Asian Americans also tend to keep their families intact. Just 13 percent of Asian children live in single parent homes compared to a whopping 55 percent for blacks and 21 percent for whites. So, there you go. That is why Asian Americans, who often have to overcome a language barrier, are succeeding far more than African-Americans and even more than white Americans. Their families are intact and education is paramount.
American children must learn not only academics but also civil behavior, right from wrong, as well as how to speak properly and how to act respectfully in public. If African-American children do not learn those things, they will likely fail as adults. They will be poor. They will be angry, and they often will be looking to blame someone else.
One caveat, the Asian American experience historically has not been nearly as tough as the African-American experience. Slavery is unique and it has harmed black Americans to a degree that is still being felt today, but in order to succeed in our competitive society, every American has to overcome the obstacles they face. And here is where the African-American leadership in America is failing.
Instead of preaching a cultural revolution, the leadership provides excuses for failure. The race hustlers blame white privilege, an unfair society, a terrible country. So the message is, it’s not your fault if you abandon your children, if you become a substance abuser, if you are a criminal. No, it’s not your fault; it’s society’s fault.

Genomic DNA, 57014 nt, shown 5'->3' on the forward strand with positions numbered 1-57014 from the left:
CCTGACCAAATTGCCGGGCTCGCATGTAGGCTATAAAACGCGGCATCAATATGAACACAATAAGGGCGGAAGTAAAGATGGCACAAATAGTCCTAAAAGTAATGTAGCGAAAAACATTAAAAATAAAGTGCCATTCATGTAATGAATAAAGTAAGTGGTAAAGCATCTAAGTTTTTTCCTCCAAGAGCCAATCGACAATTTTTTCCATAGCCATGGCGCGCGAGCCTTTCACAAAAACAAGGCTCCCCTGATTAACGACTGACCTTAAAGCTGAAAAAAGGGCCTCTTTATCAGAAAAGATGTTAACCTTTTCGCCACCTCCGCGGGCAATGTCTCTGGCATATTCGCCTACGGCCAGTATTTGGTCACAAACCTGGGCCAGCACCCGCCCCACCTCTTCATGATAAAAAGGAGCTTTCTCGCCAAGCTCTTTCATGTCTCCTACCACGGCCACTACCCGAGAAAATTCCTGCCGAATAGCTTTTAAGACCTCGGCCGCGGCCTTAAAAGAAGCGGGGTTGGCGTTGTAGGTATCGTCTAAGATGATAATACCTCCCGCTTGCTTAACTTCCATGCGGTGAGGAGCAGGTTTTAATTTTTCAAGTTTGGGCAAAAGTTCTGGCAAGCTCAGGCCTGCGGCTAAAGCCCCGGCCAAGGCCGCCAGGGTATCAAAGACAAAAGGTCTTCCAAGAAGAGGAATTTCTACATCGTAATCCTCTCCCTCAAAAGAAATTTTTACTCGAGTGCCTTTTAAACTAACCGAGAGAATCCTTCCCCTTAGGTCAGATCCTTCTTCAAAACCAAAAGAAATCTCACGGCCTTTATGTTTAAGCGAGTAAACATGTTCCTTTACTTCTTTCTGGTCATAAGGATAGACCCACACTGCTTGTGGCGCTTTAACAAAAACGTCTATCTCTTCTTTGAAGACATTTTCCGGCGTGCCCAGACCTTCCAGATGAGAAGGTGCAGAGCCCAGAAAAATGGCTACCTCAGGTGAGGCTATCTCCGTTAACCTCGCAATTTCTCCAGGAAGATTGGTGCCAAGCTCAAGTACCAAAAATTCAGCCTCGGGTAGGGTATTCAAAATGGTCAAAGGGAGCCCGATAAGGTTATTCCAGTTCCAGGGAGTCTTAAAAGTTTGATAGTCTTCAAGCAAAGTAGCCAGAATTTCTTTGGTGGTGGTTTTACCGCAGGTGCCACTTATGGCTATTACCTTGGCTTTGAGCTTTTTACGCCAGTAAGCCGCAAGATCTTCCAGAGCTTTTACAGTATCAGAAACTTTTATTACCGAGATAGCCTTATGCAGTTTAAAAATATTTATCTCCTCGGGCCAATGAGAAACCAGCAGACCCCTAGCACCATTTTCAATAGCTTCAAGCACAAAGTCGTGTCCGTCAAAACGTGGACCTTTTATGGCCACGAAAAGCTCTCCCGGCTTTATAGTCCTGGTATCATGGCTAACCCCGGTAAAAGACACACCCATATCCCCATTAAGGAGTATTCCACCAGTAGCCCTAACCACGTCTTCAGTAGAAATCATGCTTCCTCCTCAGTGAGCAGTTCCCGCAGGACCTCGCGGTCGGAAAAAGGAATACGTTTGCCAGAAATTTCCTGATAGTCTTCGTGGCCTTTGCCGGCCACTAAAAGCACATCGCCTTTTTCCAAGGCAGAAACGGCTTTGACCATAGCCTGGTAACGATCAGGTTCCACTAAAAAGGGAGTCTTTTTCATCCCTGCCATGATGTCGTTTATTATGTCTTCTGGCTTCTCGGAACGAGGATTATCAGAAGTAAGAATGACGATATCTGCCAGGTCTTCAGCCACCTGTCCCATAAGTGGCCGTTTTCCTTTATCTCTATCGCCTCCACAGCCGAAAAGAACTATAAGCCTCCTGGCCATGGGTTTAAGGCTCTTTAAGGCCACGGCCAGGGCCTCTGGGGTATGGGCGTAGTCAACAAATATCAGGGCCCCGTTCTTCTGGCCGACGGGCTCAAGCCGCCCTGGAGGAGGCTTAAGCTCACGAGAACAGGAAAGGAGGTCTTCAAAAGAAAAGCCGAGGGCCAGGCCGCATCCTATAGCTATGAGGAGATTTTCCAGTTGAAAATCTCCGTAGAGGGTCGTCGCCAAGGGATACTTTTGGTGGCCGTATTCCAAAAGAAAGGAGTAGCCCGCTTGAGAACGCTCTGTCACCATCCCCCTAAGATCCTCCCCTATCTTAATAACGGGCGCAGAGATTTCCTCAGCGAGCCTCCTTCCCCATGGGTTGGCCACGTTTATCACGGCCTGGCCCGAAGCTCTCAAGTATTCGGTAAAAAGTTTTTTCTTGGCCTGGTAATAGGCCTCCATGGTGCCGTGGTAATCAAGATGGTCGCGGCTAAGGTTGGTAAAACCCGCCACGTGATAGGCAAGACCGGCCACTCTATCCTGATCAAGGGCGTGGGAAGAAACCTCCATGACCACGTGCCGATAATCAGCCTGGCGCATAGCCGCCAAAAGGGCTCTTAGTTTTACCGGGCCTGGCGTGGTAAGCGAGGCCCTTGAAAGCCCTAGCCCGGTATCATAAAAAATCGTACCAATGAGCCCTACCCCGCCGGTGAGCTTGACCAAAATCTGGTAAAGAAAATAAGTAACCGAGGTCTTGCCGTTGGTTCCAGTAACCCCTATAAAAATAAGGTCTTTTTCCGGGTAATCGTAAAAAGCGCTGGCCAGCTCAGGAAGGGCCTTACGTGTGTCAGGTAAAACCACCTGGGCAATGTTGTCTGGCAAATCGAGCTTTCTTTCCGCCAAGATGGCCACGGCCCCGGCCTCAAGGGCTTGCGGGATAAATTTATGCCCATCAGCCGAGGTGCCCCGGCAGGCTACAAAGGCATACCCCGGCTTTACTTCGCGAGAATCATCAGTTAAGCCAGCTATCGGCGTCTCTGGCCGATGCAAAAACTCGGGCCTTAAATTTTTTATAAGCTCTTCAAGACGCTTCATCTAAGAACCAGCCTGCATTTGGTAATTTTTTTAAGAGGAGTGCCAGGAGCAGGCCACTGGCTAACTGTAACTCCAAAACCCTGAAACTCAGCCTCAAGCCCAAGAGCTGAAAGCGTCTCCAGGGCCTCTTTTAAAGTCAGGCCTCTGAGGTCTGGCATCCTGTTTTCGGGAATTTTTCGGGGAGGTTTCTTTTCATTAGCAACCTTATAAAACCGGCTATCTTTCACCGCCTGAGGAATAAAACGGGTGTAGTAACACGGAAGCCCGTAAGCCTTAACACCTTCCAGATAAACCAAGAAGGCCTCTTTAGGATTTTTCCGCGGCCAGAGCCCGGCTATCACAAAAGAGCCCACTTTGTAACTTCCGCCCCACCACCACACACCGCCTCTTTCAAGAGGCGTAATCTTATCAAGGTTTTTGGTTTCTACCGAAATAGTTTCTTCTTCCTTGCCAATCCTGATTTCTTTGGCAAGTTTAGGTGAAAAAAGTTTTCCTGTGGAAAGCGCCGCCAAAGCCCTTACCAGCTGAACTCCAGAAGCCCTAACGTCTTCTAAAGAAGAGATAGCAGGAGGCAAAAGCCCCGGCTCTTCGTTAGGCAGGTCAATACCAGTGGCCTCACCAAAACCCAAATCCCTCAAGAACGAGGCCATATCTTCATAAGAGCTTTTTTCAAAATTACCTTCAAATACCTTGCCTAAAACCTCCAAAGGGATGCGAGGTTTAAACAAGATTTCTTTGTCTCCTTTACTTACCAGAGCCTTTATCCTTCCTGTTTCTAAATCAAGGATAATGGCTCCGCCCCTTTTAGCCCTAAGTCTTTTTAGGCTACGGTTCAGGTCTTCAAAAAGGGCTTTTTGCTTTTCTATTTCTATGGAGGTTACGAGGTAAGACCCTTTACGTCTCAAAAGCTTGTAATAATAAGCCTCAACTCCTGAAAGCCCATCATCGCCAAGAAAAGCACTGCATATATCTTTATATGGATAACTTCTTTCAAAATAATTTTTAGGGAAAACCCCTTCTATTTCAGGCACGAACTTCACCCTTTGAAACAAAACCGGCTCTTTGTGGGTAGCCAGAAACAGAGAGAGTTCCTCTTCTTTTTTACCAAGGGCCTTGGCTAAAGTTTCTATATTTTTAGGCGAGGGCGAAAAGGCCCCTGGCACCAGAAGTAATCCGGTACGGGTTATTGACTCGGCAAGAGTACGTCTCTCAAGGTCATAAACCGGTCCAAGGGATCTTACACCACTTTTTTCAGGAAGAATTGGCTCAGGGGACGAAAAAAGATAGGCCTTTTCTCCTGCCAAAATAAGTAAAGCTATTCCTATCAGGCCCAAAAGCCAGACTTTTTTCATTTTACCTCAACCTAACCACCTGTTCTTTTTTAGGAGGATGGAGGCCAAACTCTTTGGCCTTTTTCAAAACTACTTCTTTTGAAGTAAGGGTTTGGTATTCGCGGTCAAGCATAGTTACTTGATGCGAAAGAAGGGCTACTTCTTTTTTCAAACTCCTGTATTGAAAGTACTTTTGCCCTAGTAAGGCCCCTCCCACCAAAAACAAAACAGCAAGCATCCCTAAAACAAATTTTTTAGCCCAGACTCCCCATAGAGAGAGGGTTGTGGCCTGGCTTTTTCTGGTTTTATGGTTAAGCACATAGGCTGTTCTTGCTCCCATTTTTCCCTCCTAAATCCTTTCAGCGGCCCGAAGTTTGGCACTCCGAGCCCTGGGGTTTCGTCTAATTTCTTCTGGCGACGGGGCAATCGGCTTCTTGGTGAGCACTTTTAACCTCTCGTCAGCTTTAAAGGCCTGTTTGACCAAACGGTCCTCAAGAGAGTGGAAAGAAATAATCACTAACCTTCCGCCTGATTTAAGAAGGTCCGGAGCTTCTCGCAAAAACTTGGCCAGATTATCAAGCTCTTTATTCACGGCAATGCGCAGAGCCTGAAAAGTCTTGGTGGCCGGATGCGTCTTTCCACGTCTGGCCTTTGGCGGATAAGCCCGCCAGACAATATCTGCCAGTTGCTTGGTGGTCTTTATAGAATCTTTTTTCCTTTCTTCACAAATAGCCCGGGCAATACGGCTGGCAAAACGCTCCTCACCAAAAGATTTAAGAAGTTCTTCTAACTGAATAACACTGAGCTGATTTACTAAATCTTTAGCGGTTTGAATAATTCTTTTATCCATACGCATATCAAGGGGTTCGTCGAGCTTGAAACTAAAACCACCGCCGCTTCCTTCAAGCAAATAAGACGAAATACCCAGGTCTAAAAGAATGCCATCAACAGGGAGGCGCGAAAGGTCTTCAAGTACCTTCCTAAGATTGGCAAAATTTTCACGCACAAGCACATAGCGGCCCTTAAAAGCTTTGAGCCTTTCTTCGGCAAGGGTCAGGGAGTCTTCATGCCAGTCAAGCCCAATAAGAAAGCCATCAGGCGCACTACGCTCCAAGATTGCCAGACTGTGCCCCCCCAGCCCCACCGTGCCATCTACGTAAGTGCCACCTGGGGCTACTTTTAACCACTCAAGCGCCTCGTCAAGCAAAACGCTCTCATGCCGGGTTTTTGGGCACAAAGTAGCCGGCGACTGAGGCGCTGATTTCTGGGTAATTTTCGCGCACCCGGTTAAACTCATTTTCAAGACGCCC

That is the big lie that is keeping some African-Americans from reaching their full potential. Until personal responsibility and a cultural change takes place. Millions of African-Americans will struggle. And their anger, some of it justified will seethe. The federal government cannot fix this problem. Only a powerful message of responsibility can turn things around. And that’s “The Memo”.
It comes down to this.
I ask anyone the same question I ask myself every day:
What will you do
to improve your lot